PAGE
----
Tuesday, January 14, 2014

Values and Meaning – What Is Important and Why?

In the business world, values and mission statements have been discussed for a long time already – although in many cases they have been more like just plain words and a part of the company image, than actually guiding operators of action. If we, however, really give them some actual focus, they can have a huge significance in our lives, especially in a long run.
Very few of us have considered these things on our own personal level, though. This is a pity, since values and meanings play a remarkable role when it comes to achieving personal success and happiness.
“Knowing what your values are is excellent, because happiness comes from living your values every single day, regardless of how close or far away your goals may seem to be.” - Paul McKenna

Consideration of this subject is good to start by asking yourself: “what is important to me?” – and wait for the answer. As you ask yourself this question, you will probably get a small list of values like money, love, happiness, success, kids, work etc. These first values are usually more or less obvious and therefore we should not necessarily settle for them only.
We should go and examine this first list a little deeper. You can do this by asking yourself: “what is important to me about money?” or “why is love important to me?” and so on. Ask these questions regarding every value on your list.
Now you probably start to get some different kind of answers, like “with money I can feed my family,” “with money I can improve my quality of life,” “being loved makes me happy,” “having someone to love means that I care for other people” or perhaps something similar or maybe something totally different.
You can continue asking these “what is important to me about…?” and “why is (X) important to me?” questions for quite a long time per value. This way we can very often reveal some deeper values that are, in fact, more important to us than the values that first come to our mind.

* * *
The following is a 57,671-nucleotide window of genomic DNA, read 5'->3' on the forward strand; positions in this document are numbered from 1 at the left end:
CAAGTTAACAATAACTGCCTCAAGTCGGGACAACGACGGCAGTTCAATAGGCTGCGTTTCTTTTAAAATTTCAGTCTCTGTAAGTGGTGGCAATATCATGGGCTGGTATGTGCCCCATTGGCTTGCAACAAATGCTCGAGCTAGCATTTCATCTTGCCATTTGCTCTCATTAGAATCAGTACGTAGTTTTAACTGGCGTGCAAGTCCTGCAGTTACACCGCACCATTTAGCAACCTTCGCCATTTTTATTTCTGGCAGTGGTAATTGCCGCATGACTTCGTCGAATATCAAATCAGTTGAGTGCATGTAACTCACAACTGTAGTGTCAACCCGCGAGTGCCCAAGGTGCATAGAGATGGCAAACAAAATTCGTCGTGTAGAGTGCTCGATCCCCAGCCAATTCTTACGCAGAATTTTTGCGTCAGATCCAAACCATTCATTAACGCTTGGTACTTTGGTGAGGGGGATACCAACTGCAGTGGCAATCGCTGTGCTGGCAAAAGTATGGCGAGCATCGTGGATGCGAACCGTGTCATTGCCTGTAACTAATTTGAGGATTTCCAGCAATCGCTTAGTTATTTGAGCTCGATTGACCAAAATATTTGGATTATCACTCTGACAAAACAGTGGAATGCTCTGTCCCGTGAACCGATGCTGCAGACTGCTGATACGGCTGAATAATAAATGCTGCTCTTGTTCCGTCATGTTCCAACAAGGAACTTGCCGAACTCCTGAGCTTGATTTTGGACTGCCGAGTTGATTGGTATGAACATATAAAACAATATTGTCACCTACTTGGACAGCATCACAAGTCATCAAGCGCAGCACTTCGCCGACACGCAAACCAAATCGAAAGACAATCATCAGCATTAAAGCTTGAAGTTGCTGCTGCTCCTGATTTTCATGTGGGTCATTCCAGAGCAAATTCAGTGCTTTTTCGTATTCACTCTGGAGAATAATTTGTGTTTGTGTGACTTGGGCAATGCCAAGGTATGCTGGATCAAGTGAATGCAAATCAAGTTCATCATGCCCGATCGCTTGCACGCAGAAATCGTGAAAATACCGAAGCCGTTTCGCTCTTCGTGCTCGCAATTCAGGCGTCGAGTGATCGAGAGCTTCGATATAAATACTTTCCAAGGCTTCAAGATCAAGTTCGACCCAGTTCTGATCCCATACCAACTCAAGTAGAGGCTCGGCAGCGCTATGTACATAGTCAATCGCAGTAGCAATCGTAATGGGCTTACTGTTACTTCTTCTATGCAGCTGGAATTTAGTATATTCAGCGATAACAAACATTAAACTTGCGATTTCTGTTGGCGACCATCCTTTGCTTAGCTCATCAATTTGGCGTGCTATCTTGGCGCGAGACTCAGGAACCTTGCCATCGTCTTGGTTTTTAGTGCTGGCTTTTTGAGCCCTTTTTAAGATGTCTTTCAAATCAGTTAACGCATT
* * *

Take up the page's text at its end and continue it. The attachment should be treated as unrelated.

After you have listed a total of about six to ten values, it is important to put them into an order of importance. This can be achieved by comparing the values in pairs.
So, take the first two values on your list and ask yourself, which one is more important? After you know the answer to that, take the one that is more important to you and make the same comparison to the third value on your list. For example, if the first two values on your list are money and love, ask yourself first: “which one is more important to me, money or love?” Let’s say that you find love to be more important of those two and the third value on your list is happiness, you then ask yourself: “which one is more important to me, love or happiness?” Again, take the more important value from these two and make the comparison between that and the fourth value on your list.
Go through your whole list of values this way, all the way down to the last value. Whatever value “wins” the last comparison, is your most important value. Write it down on a new list as your Number 1 Value and strike it out from your original list.
Now go through the comparisons again with the rest of the values on your list. Whatever value “wins” this round is your second most important value. Write it down on the new list as your Number 2 Value and strike it out from your original list. Keep on working this way until you have put all your values into a value hierarchy.